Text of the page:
Fatigue is a natural consequence of such sustained physical activity. Physical activity lasting one to two hours often leads to local fatigue, causing pain in a specific part of the body. A long held belief in the scientific community is that central fatigue, resulting from alterations to the central nervous system, is the consequence of an ultra-long-duration exercise.
Despite the purported association between central fatigue and an ultra-long-duration exercise, few studies have examined the alterations of neuromuscular function after a grueling physical endeavor. Now, a team of French research scientists set out to examine such changes in runners' neuromuscular function after a 65 kilometer (40 mile) race, which is approximately equal to the distance between the Lincoln Memorial in Washington and Baltimore's Camden Yards, the city's baseball stadium.
Their experiment is the first one designed to study the changes in neuromuscular functions after properties after ultra-long-fatigue. This examination required the testing of changes in voluntary and electrically invoked evoked force of the knee extensors and plantar flexors that occur before and after an ultramarathon.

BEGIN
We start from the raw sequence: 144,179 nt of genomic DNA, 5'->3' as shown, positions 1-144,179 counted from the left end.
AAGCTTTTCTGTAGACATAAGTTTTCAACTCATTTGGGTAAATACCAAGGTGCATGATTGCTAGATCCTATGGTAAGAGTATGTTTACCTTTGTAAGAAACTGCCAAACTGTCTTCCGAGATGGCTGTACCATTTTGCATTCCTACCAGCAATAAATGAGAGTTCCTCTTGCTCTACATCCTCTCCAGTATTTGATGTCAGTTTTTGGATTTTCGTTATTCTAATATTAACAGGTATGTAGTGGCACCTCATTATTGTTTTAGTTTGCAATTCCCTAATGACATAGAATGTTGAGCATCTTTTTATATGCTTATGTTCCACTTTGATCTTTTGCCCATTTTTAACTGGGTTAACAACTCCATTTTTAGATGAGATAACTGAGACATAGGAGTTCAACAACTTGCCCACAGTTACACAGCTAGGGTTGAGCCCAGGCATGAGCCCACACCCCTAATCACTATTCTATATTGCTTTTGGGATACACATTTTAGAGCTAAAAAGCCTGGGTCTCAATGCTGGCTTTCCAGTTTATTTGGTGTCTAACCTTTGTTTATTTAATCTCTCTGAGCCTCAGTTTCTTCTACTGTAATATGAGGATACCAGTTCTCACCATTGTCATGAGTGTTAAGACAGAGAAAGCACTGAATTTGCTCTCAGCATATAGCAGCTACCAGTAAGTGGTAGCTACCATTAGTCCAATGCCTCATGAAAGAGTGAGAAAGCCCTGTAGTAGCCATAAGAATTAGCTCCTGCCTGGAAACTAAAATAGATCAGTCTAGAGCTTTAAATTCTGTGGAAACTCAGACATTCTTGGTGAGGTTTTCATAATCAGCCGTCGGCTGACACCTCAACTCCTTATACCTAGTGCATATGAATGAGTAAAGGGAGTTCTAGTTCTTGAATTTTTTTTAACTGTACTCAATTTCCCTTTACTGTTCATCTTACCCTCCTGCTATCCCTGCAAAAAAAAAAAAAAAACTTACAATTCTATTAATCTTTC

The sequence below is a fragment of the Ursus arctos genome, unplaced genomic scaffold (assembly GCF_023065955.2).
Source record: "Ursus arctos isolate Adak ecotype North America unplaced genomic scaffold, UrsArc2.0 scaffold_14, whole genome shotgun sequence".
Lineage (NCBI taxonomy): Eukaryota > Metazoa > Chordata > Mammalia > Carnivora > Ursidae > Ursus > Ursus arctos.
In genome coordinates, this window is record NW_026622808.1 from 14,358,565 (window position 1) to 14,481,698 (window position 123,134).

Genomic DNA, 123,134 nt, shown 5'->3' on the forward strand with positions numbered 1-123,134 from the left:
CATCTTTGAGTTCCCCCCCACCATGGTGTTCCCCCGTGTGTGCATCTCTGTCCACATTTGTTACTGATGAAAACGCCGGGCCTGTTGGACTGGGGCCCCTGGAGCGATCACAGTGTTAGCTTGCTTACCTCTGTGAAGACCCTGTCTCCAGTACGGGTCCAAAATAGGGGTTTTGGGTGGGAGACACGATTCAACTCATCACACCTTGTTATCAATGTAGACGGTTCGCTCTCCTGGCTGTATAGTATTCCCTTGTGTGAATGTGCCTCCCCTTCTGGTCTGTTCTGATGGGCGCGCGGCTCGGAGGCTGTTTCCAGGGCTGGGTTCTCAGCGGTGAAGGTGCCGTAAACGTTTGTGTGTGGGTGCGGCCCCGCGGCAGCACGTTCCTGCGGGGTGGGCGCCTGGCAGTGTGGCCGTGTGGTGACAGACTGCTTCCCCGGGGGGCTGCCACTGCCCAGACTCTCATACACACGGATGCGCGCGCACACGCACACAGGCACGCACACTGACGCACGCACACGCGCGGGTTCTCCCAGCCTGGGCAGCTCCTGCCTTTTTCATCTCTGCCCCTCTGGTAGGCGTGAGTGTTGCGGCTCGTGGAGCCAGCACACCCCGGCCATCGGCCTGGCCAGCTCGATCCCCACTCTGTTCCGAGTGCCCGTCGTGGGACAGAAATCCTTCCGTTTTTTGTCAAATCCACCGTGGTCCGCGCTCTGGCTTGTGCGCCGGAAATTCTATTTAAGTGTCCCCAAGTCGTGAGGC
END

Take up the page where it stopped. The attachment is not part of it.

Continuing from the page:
The authors of the study, "Alterations of Neuromuscular Function After an Ultramarathon," are G.Y. Millet, R. Lepers, N.A. Maffiuletti, N. Babault, V. Martin, and G. Lattier, all from the Groupe Analyse du Mouvement, Facult des Sciences du Sport, Universit de Bourgogne, Dijon Cedex, France. Their findings are published in the February 2002 edition of the Journal of Applied Phys
Contact: Donna Krupa
American Physiological Society